Between Gallion’s two terms, Richmond Flowers continued the trend of Alabama attorneys general participating in major legal cases. One such case, Lee v. Macon County Board of Education, began as a suit involving the integration of Tuskegee High School in 1963. Flowers represented the state in its unsuccessful defense in March 1967. The case was appealed to the Supreme Court in Wallace v. United States (1967), which ruled in favor of the lower court’s decision that segregation in public schools was unconstitutional and that there should be blanket desegregation in all schools in Alabama. Flowers ended up winning what are considered two landmark cases before the Supreme Court. The first was Baker v. Carr (1962), which allowed federal courts to hear Fourteenth Amendment cases related to redistricting state districts. The other case, Reynolds v. Sims (1964), ruled that state senate districts must have roughly equal populations. In addition to these cases, Flowers was involved in allowing women to serve on juries in Alabama for the first time, and he broke with other members of his party by standing in opposition to the Ku Klux Klan and prosecuting them and supporting desegregation. In 1968, Flowers was found guilty of federal charges related to conspiracy to extort life insurance companies seeking licensure in the state. He was paroled in 1973 and was pardoned in 1978 by Pres. Jimmy Carter after the federal law used to convict him was ruled unconstitutional and vague. Jeff Sessions, who served from 1995-97, defended Alabama law against litigation claiming disproportionate school funding, and he defended state law that defunded the Gay-Straight Alliances clubs at public universities and prevented their meeting in public spaces. Sessions served just two years, relinquishing the office after winning a U.S. Senate seat in 1996.

Since Sessions, the position has remained in Republican hands, either by election or through appointments by a Republican governor. Following Sessions’s election to the Senate, Gov. Forrest “Fob” James appointed William H. Pryor Jr. attorney general; he would win the office in 1998 and 2002. Pryor notably received national attention after he called for the removal of Alabama chief justice Roy Moore from office for refusing federal orders to remove a Ten Commandments monument he placed in the judicial building. Although Pryor personally agreed with the Ten Commandments being displayed, he prosecuted Moore for violating the law, which led to Moore’s removal from office. In 2004, Pryor was appointed judge of the Eleventh Circuit Court of Appeals by Pres. George W. Bush, and he later became chief justice of that court. Troy King was appointed to the position by Gov. Robert “Bob” Riley in 2004 and won the office in 2006, serving until 2011. He was known for his opposition to gambling and Indian gaming, but did not address electronic bingo. King also was known for bringing lawsuits against pharmaceutical companies for misrepresenting and inflating drug costs and advocating for monitoring sex offenders with electronic devices.

Luther Strange III took office as the state’s next attorney general in 2011. During his service, he expressed opposition to the Obergefell v. Hodges case legalizing same-sex marriage. Strange also worked with legal counsel from other Gulf Coast states in litigation following the Deepwater Horizon oil spill. He successfully argued the 2014 Lane v. Franks case before the U.S. Supreme Court providing protections to whistleblowers. In 2017, Gov. Robert Bentley appointed Strange to fill the empty U.S. Senate seat following Pres. Donald Trump’s nomination and the appointment of then-Senator Jeff Sessions as U.S. Attorney General. Steve Marshall was then appointed attorney general by Governor Bentley in 2017. He won the office outright in 2018 and was reelected in 2022. A Democrat until 2011, some of Marshall’s most notable actions as attorney general have been associated with joining other Republican attorneys general in trying to abolish the Deferred Action for Childhood Arrivals (DACA) program. Marshall also filed a lawsuit that aimed to throw out the election results of four states that voted for Joe Biden in the 2020 election. The lawsuit was quickly dismissed for lack of evidence by the U.S. Supreme Court. He is also known for combating opioid addiction, and for his conservative stances, including the protection of Confederate monuments. In 2023, Marshall discussed using conspiracy laws to punish women who crossed state lines seeking abortions, but the Department of Justice (DOJ) said such laws were unconstitutional. Also that year, Marshall joined 24 other attorney generals in a lawsuit against DOJ and the Bureau of Alcohol, Tobacco, Firearms and Explosives in opposition to new gun regulations.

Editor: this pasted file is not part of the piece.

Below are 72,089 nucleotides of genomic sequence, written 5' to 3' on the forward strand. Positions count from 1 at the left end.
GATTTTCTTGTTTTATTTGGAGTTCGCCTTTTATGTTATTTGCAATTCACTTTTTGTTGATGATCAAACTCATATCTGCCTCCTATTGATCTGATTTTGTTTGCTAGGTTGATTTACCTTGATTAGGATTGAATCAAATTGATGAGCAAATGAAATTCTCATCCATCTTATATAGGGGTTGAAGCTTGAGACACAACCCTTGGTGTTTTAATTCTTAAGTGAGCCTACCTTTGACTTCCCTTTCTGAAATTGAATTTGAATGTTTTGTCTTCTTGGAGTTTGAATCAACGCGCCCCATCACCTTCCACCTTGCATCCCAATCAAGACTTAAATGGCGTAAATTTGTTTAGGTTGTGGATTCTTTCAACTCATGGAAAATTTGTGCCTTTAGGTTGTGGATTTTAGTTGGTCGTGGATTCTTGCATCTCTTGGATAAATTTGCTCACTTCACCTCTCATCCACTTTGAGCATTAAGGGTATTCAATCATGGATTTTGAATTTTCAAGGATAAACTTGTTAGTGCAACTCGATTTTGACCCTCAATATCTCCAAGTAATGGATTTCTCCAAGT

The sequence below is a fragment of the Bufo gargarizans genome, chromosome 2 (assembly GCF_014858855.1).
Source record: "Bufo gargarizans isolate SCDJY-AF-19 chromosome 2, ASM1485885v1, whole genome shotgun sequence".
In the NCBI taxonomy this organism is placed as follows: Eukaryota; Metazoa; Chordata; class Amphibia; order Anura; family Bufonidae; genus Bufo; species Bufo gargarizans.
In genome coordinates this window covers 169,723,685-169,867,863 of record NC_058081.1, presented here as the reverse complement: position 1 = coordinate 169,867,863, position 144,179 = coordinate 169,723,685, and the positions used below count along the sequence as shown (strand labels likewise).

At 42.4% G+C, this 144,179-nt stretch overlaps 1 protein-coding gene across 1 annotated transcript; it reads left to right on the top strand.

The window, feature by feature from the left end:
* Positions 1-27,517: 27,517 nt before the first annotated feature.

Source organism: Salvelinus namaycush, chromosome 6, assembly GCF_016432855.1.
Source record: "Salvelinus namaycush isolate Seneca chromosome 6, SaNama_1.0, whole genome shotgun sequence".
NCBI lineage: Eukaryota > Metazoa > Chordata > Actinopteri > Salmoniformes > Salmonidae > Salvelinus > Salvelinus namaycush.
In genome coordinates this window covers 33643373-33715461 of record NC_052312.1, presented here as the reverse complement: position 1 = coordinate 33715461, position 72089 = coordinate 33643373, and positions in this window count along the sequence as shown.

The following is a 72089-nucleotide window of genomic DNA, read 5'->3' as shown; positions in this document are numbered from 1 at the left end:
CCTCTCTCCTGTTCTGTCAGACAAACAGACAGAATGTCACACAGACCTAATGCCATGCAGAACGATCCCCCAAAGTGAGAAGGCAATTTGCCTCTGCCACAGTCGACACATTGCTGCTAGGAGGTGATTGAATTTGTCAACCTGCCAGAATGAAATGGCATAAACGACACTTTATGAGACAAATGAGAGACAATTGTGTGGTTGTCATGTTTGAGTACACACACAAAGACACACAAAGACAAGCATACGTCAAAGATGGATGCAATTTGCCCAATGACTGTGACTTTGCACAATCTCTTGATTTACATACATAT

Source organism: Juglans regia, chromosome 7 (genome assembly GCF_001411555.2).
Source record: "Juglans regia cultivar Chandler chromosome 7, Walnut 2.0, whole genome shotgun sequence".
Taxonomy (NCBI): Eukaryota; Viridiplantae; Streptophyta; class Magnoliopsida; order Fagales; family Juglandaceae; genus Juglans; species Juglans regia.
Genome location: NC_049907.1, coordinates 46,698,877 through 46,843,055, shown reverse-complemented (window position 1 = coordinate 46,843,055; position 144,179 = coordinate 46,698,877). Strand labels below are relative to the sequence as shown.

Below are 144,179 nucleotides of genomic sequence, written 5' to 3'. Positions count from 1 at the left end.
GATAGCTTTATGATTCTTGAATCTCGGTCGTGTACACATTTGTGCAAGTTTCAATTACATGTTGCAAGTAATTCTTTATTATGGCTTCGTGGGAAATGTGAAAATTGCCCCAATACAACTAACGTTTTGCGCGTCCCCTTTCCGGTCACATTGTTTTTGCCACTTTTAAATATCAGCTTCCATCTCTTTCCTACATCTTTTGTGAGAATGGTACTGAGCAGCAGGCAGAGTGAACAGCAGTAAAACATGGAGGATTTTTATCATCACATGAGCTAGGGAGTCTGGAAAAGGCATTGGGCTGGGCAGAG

As of 2024, the Office of the Attorney General employs approximately 150 individuals who assist the attorney general in providing legal services and representation for the state and its agencies. The agency consists of 14 divisions overseen by the executive division. The department’s executive staff includes: the attorney general, the chief deputy attorney general, chief counsel, director of legislative affairs, solicitor general, law enforcement coordinator, public relations office, constituent services, and professional administrative staff for the attorney general.

Further Reading

  • Garrow, David, ed. Birmingham, Alabama, 1956-1963: The Black Struggle for Civil Rights. United States: Carlson Pub., 1989.
  • Reports of Cases at Law and in Equity, Argued and Determined in the Supreme Court of Alabama. Montgomery, A.L.: West Publishing Company, 1866.
  • Rogers, William Warren, Robert David Ward, Leah Rawls Atkins, and Wayne Flynt, eds. Alabama: The History of a Deep South State. Tuscaloosa: University of Alabama Press, 2018.

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Henry Hitchcock

Courtesy of the Doy Leale McCall Rare Book and Manuscript Library. Courtesy of Tom McGehee.
Henry Hitchcock

Alexander Beaufort Meek

Courtesy of Alabama Department of Archives and History
Alexander Beaufort Meek

Plaintiffs in Lee v. Macon County Board of Education

Courtesy of Fred Gray
Plaintiffs in <em>Lee v. Macon County Board of Education</em>

Ten Commandments Monument

Courtesy of the Birmingham News. All rights reserved. Used with permission.
Ten Commandments Monument

Luther Johnson Strange III

Courtesy of the U.S. Congress
Luther Johnson Strange III